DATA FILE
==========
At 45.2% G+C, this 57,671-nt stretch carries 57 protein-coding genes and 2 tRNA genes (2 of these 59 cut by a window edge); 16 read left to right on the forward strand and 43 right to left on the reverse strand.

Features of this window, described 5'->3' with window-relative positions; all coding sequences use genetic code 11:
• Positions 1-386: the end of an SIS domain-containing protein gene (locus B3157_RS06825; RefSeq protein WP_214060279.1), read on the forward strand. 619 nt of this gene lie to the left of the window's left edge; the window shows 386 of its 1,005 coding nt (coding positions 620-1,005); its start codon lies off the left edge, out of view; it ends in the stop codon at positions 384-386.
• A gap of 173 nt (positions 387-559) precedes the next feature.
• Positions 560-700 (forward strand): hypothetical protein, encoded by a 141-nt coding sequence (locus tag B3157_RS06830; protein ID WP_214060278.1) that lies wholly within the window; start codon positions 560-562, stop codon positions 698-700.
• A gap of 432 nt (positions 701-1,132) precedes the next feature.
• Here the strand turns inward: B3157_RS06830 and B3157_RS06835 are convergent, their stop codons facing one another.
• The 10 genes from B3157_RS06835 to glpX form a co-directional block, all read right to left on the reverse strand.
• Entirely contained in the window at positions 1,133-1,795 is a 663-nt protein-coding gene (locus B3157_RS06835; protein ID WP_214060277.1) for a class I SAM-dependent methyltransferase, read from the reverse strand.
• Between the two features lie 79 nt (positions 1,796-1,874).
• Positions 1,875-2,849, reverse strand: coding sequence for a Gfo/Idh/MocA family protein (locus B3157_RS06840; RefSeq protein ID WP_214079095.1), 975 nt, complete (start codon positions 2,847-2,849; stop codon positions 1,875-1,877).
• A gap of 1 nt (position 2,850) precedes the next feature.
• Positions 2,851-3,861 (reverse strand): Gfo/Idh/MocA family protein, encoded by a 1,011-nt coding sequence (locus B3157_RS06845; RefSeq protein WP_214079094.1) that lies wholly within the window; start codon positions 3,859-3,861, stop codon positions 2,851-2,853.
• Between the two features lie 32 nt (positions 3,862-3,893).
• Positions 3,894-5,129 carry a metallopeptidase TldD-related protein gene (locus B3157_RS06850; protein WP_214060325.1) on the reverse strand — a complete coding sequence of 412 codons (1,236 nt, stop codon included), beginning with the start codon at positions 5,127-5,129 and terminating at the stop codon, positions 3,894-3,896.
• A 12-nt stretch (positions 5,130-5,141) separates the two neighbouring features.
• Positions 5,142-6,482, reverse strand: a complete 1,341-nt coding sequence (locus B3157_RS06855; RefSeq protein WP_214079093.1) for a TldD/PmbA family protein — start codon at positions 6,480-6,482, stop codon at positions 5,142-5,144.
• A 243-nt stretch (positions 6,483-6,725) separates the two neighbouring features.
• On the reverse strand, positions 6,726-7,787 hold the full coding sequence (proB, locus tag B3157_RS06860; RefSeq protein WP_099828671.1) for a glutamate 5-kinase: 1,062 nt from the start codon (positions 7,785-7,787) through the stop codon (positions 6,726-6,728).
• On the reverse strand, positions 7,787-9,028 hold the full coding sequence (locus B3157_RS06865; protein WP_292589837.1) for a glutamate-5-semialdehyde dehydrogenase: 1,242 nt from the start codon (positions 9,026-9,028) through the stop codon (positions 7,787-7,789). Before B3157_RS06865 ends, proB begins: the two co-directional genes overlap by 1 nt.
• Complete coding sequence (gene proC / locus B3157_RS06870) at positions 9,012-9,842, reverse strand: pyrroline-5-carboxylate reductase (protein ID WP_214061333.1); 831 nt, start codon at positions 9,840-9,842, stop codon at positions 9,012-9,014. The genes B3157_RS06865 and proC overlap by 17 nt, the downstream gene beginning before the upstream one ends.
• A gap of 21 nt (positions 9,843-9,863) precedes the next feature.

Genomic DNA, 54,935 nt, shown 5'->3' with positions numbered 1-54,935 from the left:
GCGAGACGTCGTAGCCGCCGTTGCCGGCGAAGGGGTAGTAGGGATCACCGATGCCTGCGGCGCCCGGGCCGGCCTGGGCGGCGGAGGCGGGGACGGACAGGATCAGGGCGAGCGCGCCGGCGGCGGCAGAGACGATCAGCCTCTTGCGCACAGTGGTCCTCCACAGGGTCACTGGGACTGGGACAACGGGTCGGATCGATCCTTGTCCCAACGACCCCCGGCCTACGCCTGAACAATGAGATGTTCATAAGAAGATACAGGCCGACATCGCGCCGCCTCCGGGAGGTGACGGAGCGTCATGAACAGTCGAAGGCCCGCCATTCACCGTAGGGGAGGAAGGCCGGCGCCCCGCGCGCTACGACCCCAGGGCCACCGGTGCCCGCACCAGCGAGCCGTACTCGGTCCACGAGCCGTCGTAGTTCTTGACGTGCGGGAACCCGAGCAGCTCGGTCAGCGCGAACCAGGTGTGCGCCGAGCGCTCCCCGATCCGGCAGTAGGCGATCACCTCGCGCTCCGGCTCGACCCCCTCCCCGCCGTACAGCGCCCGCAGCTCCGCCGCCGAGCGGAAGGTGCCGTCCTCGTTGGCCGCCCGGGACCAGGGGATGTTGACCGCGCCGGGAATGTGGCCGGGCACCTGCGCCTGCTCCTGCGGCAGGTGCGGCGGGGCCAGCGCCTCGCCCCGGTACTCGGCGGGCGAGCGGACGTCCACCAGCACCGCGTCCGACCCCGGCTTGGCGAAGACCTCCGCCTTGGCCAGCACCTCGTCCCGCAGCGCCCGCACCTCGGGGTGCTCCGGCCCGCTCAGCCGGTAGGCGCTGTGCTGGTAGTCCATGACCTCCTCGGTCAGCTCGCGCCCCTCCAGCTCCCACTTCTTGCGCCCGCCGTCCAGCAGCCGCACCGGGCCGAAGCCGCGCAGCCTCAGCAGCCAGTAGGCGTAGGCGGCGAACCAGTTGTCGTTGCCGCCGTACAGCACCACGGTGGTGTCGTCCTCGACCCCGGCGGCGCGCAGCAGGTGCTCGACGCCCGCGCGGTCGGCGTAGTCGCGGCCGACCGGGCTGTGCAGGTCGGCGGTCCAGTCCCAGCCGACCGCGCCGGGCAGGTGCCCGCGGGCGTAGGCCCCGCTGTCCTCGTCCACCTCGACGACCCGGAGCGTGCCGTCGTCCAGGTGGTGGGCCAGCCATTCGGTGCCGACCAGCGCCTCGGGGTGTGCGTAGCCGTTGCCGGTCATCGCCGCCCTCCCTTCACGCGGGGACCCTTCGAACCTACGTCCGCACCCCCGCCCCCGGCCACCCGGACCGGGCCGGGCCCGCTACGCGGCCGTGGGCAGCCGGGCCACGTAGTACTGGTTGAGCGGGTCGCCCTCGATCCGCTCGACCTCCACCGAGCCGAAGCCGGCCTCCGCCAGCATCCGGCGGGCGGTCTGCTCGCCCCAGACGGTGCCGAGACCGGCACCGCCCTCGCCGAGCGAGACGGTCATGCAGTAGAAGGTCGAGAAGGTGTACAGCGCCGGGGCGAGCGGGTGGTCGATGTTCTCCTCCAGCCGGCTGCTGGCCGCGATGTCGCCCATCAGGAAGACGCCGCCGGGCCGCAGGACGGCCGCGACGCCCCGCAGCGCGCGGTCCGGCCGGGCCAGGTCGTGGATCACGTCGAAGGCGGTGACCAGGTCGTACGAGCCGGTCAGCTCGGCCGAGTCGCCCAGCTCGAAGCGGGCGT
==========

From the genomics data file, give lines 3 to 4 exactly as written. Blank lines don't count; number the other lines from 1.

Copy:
• Positions 1-386: the end of an SIS domain-containing protein gene (locus B3157_RS06825; RefSeq protein WP_214060279.1), read on the forward strand. 619 nt of this gene lie to the left of the window's left edge; the window shows 386 of its 1,005 coding nt (coding positions 620-1,005); its start codon lies off the left edge, out of view; it ends in the stop codon at positions 384-386.
• A gap of 173 nt (positions 387-559) precedes the next feature.